MIA South terminal (Red terminal) welcomes both international and domestic flights operated to a great extent by non-Oneworld international air carriers. Its two concourses (concourses H and J) are connected via a walkway. In that walkway is where the vast majority of the terminal’s shops and dining stores are to be found.
Concourse H has 13 gates and is principally used by Delta and non-Oneworld global airlines, while concourse J, with 15 gates, serves non-Oneworld air companies and their intercontinental routes. In fact, concourse J has one gate that can accommodate Airbus A 380 as well. The terminal’s configuration bears no difference from the rest of the airport complex: level 1 for arrivals, level 2 for departures, and level 3 for between-terminal and from-and-to MIA Mover Station connections. Moreover, concourses H and J also host security checks on their entrances. However, one more checkpoint lies on their connecting walkway.
Transfers between Miami Airport Terminals
Miami International airport’s terminals are basically connected via moving walkways. In detail, concourse D (North terminal) is linked to concourse E (Central terminal) via a bridge, lying close to Gates D31 and E2, while concourse G (Central terminal) and concourse H (South terminal) via a walkway close to Gates G2 and H3. However, even though walking from one terminal to another is possible, it usually requires passing through security and checking in once again when reaching your destination. The only exemptions to this rule are connectors from concourse D to E and from concourse H to J (and vice versa). All the other concourses are only linked landside.
Our Tip 1: All bridges and walkways lie on the terminals’ third levels.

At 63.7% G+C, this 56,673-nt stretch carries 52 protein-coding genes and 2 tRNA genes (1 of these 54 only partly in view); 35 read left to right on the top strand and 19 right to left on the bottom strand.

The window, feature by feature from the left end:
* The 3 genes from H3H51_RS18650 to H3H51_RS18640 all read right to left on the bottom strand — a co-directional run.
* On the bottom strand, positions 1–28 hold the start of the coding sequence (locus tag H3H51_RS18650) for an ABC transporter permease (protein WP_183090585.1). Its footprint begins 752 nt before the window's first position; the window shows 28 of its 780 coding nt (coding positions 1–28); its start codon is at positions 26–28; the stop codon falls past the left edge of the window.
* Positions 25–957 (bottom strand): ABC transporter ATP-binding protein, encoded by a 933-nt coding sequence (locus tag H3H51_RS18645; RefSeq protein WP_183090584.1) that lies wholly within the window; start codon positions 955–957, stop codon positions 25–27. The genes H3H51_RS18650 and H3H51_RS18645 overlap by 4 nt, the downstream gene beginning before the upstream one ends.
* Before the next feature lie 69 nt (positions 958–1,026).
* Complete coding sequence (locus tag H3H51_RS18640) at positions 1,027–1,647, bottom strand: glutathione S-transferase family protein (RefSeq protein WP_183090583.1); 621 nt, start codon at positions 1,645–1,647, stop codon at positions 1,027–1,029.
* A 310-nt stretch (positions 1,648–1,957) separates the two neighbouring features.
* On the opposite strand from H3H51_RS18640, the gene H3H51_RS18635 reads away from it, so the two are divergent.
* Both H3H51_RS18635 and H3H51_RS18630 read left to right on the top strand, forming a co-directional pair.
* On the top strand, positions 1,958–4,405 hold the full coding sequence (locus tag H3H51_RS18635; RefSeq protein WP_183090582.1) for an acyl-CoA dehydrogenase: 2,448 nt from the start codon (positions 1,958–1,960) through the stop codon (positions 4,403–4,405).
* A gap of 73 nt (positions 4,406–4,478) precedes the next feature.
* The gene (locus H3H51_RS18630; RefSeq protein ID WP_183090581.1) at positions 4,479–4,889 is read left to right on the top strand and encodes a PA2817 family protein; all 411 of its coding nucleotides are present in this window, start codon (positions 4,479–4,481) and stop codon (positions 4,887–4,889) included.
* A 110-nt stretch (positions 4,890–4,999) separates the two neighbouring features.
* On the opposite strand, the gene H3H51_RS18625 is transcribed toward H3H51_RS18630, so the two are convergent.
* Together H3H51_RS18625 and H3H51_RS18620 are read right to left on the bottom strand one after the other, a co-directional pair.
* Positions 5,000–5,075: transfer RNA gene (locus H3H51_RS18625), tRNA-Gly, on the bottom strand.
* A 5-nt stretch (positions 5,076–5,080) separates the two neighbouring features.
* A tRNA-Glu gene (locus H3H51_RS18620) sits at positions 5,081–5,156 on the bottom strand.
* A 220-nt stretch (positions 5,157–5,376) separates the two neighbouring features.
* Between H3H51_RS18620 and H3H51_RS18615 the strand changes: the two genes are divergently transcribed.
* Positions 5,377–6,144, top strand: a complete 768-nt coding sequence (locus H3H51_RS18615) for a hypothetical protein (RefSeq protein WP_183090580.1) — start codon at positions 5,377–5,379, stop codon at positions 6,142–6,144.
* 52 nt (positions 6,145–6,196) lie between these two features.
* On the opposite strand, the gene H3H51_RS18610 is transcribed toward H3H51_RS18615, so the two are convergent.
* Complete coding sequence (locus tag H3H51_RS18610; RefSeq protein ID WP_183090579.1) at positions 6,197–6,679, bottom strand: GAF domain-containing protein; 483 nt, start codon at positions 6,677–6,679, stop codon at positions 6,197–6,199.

Our Tip 2: MIA Mover, the third airport’s automated people mover, is situated in the middle of the “U” Miami airport complex, right between Dolphin and Flamingo garages. The train heads to Car Rental Center and the Central Station.
How many terminals are there at Miami Airport?
Miami International Airport has 3 terminal buildings, sub-divided into 6 concourses. Resembling a huge “U” in shape, its vast area splits into 3 buildings (the Central, South, and North terminals), which are connected to each other, mostly landside.
What terminal is international at Miami Airport?
The North terminal (concourse D) serves international flights operated by American Airlines, while concourse E (Central terminal) handles international flights by Oneworld partners and some Caribbean and Latin American air carriers. Finally, the concourses H and J of the South terminal welcome global flights provided by Delta and other non-Oneworld airlines.
Can you walk between terminals at Miami Airport?
All three Miami airport terminals are interconnected via moving walkways. Thus, walking from one terminal to another is doable. However, please note that apart from concourses E-D and H-J which are linked airside, all other concourses are connected landside, meaning that passengers have to pass through security control and re-clear customs to reach their destination.